By Brianna Strudthoff
For the Millard District, coronavirus has not stopped our learning. But that is not necessarily the case for the rest of the country.
We are lucky that we have already been set up for online learning, although some students are not a fan, it really is a blessing.
With a 6% of America; and one fourth of rural areas do not have access to the internet (according to the Federal Communication Commissions), e-Learning is a struggle. Those with internet and devices will face the struggle of their device not working. This is a hard time for everyone.
Some districts in other states have also implemented online learning. Tenth grader Ananya Datla of Ann Arbor, Mich., has been on E-Learning for two weeks as of April 2. Datia’s first two weeks of remote learning were optional classes. After returning from spring break, the school has decided to continue with optional classes. Datla has six classes a day but some of her teachers have not given out any optional work yet.
On The other hand, some districts have not implemented any e-learning. As far away as Lakeside, Calif., there are students who are not receiving an education. El Capitan High in Lakeside has yet to go into online courses. Many of their students are wishing for online learning as they run out of Netflix shows to watch.
Camila Cardenes, student at El Capitan, says she is bored sitting at home with nothing to do. She has admitted that even as an introvert this quarantine is killing her.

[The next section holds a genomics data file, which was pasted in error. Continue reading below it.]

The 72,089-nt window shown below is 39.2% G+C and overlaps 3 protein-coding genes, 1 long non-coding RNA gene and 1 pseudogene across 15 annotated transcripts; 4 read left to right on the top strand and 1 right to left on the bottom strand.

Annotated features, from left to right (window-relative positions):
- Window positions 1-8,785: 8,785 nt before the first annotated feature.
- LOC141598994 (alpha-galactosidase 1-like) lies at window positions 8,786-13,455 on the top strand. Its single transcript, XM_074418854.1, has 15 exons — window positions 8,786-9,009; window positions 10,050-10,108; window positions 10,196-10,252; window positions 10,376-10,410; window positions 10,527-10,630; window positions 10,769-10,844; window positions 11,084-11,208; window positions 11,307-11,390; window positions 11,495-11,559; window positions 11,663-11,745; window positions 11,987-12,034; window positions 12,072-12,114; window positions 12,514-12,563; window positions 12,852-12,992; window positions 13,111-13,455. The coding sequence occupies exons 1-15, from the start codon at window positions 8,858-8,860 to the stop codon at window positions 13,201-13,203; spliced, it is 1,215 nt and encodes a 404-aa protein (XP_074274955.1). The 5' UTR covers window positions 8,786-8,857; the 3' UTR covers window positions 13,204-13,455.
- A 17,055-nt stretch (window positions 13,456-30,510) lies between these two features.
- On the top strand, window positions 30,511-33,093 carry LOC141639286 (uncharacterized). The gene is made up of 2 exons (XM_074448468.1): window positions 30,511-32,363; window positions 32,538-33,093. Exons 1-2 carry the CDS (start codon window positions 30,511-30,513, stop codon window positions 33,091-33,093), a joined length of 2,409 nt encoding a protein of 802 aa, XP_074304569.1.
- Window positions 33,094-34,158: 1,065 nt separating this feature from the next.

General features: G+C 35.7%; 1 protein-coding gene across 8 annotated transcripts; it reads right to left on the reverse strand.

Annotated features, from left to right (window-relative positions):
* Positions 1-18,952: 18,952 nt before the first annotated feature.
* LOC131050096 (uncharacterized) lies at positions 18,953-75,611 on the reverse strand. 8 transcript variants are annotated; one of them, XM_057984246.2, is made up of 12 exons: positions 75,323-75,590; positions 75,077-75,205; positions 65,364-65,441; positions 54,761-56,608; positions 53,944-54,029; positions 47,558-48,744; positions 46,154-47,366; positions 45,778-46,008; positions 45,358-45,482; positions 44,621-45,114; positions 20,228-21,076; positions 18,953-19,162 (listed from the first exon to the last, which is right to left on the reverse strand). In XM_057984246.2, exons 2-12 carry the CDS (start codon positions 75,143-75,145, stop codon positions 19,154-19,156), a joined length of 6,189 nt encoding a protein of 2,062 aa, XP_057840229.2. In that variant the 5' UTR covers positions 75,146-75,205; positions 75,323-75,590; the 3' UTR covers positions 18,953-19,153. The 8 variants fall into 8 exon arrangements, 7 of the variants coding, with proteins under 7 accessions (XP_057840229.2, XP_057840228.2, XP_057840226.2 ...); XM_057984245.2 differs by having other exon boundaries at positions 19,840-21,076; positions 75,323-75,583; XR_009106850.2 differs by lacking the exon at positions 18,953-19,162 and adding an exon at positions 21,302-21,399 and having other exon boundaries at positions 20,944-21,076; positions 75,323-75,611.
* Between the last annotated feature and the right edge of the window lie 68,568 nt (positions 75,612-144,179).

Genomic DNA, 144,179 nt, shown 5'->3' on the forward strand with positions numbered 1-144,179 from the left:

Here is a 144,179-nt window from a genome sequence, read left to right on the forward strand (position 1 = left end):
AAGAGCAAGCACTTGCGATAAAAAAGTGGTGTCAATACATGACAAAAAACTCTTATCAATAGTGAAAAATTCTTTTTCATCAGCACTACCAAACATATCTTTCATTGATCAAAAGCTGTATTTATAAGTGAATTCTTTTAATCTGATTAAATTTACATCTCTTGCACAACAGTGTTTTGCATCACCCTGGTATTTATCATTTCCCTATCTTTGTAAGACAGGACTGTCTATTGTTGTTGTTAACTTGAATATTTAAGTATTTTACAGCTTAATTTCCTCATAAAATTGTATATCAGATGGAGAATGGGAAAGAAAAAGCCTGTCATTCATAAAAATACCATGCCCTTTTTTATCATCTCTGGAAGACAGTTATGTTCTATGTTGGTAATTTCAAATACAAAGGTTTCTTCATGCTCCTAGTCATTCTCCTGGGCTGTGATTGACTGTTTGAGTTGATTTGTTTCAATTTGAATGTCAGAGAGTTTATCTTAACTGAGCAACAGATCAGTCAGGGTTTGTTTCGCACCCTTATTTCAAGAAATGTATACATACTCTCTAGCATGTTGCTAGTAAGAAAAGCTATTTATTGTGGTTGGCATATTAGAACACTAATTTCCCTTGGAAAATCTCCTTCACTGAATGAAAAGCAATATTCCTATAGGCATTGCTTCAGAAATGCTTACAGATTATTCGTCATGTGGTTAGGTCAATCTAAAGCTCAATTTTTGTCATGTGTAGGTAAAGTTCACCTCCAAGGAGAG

“Am I bored enough to actually watch all the Twilight movies?” Cardenes asked.
Cardenes explains how she is mad about her AP tests and classes. She had to pay the fee for her exam only to have no teaching of the material and to have to take the test in her own residence.
Another student of El Capitan, Irene Ortega, has expressed she is going insane. As a social butterfly she says she hates being stuck at home. She is one who loves school for the people and the education.
“I want to be doing online school and not lying around or cleaning the house,” Ortega said.
El Capitan will not start remote learning until April 20. Although they have only missed two weeks of school due to their two week spring break.
California has been on a stricter lock down then Nebraska as they have already implemented a rule where only one person from the family can enter a store.
Even many schools in Iowa have done nothing for remote learning. Melanie Strudthoff an elementary special education teacher in Creston, Iowa, says she wishes her students could do more at home. Although the parents can pick up packets for their kids to work on, it is not required.
“Sixty percent of my families don’t have internet at home. So remote learning is kind of impossible for us,” Strudthoff said.
As a special ed teacher she finds school an important time and place to make a routine and help her students achieve greatness.